Lebanon’s situation is increasingly like that of Sudan. Thanks to funding from some European countries and the United Nations, the government is setting up a food voucher programme. The number of people living below the poverty line and in extreme poverty is increasing. A funding plan to stop school dropout in the works. The “Help devastated Beirut” campaign continues.
Beirut (AsiaNews) – Lebanon risks experiencing a situation of poverty "similar to that of Sudan". As the number of poor Lebanese rises, the Ministry of Social Affairs and Tourism has promoted a campaign aimed at providing food vouchers.
According to Minister Ramzi Musharrafieh, at least 55,000 of the country’s poorest families will benefit from the plan. The initiative is funded by some European countries and the United Nations.
Food vouchers were introduced in 2011 as the country faces an increasingly critical situation, but their use has greatly expanded recently to meet growing needs.
The subsidies are still inadequate given the growing needs, especially considering that 250,000 households live in conditions of extreme poverty, Assem Abi Ali, director of the Lebanon Crisis Response Plan (LCRP), told L'Orient-Le Jour.
Charged by the government with distributing the food vouchers, he is very conscious of the state of crisis. "According to the World Bank, 45 per cent of the Lebanese population lived below the poverty line in March 2020, 22 per cent in conditions of extreme poverty,” he said.
In recent months, the situation has worsened so much that "60 per cent of the population is now living in conditions of poverty, 25 per cent in extreme poverty with less than a dollar a day.” That represents, “according to our calculation, at least 250,000 families in extreme poverty.”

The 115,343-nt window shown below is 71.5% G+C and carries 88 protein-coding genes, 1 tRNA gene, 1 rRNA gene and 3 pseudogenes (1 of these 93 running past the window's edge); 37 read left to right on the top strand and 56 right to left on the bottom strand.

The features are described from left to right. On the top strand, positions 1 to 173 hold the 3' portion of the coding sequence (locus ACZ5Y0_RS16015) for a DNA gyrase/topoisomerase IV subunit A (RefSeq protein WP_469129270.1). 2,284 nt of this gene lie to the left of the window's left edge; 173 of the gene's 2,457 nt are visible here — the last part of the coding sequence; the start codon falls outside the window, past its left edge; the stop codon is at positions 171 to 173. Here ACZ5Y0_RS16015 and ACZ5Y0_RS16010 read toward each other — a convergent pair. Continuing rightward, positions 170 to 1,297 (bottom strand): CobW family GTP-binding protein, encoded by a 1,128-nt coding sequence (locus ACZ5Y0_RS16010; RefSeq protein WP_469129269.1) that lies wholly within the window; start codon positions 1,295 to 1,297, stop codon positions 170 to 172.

To qualify for benefits, families must apply to the Ministry and get the go-ahead after an interview with social services. From an initial group of 10,000 families, the number rose to 15,000, but the goal, for Assem Abi Ali, is to help up to 55,000 families in need.
Most of the beneficiaries live in the north of the country and in the Beqaa. “The aid obtained will allow us to help 55,000 households by February 2022. But the needs will increase as time goes by".
Discussions have been underway over the past few months with the World Bank to get a loan that could expand the scope of the aid, so that students from poor families could be included to prevent school dropout, the LCRP director explained.
About “40 per cent of young people between 12 and 15 years leave [school] because of the situation. Our plan would provide US a month. The talks have been slowed down by the resignation of the Diab government, but they must be resumed as soon as possible.”
In order to help the people of Beirut and Lebanon, as well as Caritas Lebanon, AsiaNews is launching a campaign to ‘Help devastated Beirut’. Those who want to contribute can make a donation to:
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